War Dogs: An engrossing and frequently uproarious comedy of errors
Based on an article in Rolling Stone magazine and a subsequent book, War Dogs heavily dramatizes the true story of two enterprising twentysomethings, who became multi-millionaires as arms dealers to the US military.
Director Todd Phillips, mastermind of The Hangover films, and co-writer Jason Smilovic don’t let the truth get in the way of spinning an entertaining yarn.
They embellish the jaw-dropping rags-to-riches narrative with a hare-brained chase through the notorious Triangle of Death to the south of Baghdad, and some fizzing one-liners, which are used as chapter headings to bookmark each stage of the journey.
Miles Teller and Jonah Hill, who garnered numerous awards for their eye-catching work in Whiplash and The Wolf Of Wall Street respectively, are an incendiary double-act.
They clamber over various obstacles thrown in their characters’ paths and brazenly wisecrack in the face of death.
Phillips’ film opens with TV news footage from the war in Iraq in 2008.
“I see 17,000 dollars,” explains massage therapist David Packouz (Teller). “That’s what it costs to outfit an American soldier.”
Narrating his own extraordinary story, David introduces us to his wife Iz (Ana de Armas), with whom he hopes to raise a family by selling bed sheets to local care homes.
His get-rich-quick scheme flops and David is reluctant to tell his spouse that the boxes of bedding cluttering up their apartment are not their golden ticket to a brighter future.
At this low ebb, David meets his friend Efraim Diveroli (Hill), who has discovered a website which lists contracts that the US military needs to be fulfilled.
“When life kicked me, I stayed down. But Efraim? He kicked back,” gushes David, who agrees to become a partner in this shadowy yet highly lucrative business.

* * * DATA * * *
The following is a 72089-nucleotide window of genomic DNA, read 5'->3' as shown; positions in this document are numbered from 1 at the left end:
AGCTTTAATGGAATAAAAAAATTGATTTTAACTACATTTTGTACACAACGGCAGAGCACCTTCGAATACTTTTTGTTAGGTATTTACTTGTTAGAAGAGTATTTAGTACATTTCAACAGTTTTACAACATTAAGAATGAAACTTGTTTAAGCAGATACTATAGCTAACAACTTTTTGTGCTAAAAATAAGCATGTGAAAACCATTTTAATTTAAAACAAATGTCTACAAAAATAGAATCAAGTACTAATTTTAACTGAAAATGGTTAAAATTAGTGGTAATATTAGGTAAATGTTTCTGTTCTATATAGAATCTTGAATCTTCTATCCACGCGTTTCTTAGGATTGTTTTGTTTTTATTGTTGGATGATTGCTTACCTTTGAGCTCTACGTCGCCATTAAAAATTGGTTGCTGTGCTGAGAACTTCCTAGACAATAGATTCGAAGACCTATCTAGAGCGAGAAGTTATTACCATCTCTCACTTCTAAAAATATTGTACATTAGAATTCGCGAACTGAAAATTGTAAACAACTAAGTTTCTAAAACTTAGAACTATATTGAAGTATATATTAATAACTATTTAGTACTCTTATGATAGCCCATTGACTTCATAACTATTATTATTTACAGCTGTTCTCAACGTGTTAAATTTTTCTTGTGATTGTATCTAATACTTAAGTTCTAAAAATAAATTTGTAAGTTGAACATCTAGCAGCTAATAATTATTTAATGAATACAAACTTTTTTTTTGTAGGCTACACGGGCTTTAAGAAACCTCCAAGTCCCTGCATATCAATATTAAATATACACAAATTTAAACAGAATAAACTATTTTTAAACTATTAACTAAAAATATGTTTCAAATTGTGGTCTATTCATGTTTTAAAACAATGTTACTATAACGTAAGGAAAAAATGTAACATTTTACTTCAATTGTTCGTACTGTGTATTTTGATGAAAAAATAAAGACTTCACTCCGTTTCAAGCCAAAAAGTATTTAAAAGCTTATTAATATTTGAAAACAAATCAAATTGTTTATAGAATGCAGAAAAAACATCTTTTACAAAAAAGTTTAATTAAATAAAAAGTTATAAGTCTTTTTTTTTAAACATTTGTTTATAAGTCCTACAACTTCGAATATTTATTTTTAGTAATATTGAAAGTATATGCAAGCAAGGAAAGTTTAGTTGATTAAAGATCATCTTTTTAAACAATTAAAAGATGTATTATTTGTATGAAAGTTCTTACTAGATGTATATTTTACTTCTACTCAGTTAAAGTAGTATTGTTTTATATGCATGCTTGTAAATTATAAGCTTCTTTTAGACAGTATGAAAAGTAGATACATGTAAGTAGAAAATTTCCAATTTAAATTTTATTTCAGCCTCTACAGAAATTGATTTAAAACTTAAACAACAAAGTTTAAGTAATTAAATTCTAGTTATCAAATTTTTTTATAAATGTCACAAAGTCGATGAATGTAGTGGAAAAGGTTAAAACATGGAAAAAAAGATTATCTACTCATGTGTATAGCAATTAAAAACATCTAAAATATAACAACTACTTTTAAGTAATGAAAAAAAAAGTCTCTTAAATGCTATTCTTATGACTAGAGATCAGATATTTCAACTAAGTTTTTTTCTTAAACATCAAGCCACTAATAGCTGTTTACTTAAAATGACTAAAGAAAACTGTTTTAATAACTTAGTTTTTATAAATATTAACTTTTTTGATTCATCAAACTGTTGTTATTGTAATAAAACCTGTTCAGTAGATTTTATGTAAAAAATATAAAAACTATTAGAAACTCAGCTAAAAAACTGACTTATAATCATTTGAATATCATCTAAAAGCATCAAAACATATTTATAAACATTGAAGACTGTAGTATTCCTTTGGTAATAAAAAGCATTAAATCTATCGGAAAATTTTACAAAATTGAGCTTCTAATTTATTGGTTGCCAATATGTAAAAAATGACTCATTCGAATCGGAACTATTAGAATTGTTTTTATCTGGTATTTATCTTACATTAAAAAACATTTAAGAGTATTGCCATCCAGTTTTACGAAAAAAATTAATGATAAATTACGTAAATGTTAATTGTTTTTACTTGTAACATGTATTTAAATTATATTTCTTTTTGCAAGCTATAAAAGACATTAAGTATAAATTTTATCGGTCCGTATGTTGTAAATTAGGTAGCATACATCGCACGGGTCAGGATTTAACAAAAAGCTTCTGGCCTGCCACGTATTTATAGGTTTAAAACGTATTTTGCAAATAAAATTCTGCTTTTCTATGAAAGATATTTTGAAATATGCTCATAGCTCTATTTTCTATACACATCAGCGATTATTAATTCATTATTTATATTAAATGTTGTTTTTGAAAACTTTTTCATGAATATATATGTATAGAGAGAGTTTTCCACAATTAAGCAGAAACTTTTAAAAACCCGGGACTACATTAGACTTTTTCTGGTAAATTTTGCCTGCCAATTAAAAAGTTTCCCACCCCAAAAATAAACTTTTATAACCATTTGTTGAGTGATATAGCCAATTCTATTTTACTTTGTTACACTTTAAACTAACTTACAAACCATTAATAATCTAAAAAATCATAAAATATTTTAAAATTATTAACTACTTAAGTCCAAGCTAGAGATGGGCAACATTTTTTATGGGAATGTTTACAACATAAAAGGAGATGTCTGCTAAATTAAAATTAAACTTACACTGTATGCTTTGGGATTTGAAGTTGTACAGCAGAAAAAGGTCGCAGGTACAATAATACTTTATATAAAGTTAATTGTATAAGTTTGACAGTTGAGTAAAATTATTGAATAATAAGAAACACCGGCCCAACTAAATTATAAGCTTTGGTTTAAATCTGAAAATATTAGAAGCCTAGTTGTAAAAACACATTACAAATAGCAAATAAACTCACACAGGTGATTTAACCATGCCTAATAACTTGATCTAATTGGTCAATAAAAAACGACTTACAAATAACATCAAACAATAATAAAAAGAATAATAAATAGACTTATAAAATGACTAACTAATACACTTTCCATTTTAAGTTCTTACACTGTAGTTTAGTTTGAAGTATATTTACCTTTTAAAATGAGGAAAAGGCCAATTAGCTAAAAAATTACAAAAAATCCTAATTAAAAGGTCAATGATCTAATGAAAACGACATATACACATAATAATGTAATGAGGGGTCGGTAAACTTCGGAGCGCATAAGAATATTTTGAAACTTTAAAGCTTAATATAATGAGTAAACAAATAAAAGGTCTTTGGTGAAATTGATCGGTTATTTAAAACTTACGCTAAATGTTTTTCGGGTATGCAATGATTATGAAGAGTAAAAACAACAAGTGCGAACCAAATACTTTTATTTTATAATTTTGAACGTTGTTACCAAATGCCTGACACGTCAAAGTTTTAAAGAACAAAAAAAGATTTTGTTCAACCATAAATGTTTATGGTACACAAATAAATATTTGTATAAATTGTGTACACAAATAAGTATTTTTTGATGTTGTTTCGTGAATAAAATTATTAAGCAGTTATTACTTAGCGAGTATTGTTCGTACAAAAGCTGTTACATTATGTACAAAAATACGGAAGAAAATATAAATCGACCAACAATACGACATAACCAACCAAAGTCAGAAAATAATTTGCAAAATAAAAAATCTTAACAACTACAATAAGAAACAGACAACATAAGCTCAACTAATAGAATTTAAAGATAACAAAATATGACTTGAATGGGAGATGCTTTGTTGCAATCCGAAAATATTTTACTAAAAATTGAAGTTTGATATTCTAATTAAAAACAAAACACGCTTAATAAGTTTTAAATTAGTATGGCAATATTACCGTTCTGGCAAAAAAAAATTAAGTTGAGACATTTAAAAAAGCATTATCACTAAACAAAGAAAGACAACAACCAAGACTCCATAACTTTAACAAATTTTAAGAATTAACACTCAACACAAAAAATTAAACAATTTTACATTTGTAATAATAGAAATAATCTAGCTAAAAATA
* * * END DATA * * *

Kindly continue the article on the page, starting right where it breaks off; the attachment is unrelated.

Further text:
The buddies tender for a massive munitions contract with the help of infamous dealer Henry Girard (Bradley Cooper) and underbid by 53 million dollars.
David travels to Albania to fulfil the contract, aided by his driver Bashkim (JB Blanc), who knows which palms to grease.
When David questions the morality of the business, which he keeps secret from Iz, Efraim immediately hits back.
“This isn’t about being pro-war,” he counsels David. “It’s about being pro-money.”
Bolstered by strong performances from the two leads, War Dogs is an engrossing and frequently uproarious comedy of errors.
Phillips and Smilovic’s script short changes the supporting characters: Iz exists solely to prick David’s conscience with her fleeting words of wisdom.
However, they do they craft some big laughs like when the buddies visit a weapons expo in Las Vegas and David pithily describes the event as “Comic-Con with grenades”.
War - what is it good for?
It’s very good for lining the pockets of the greedy and the enterprising.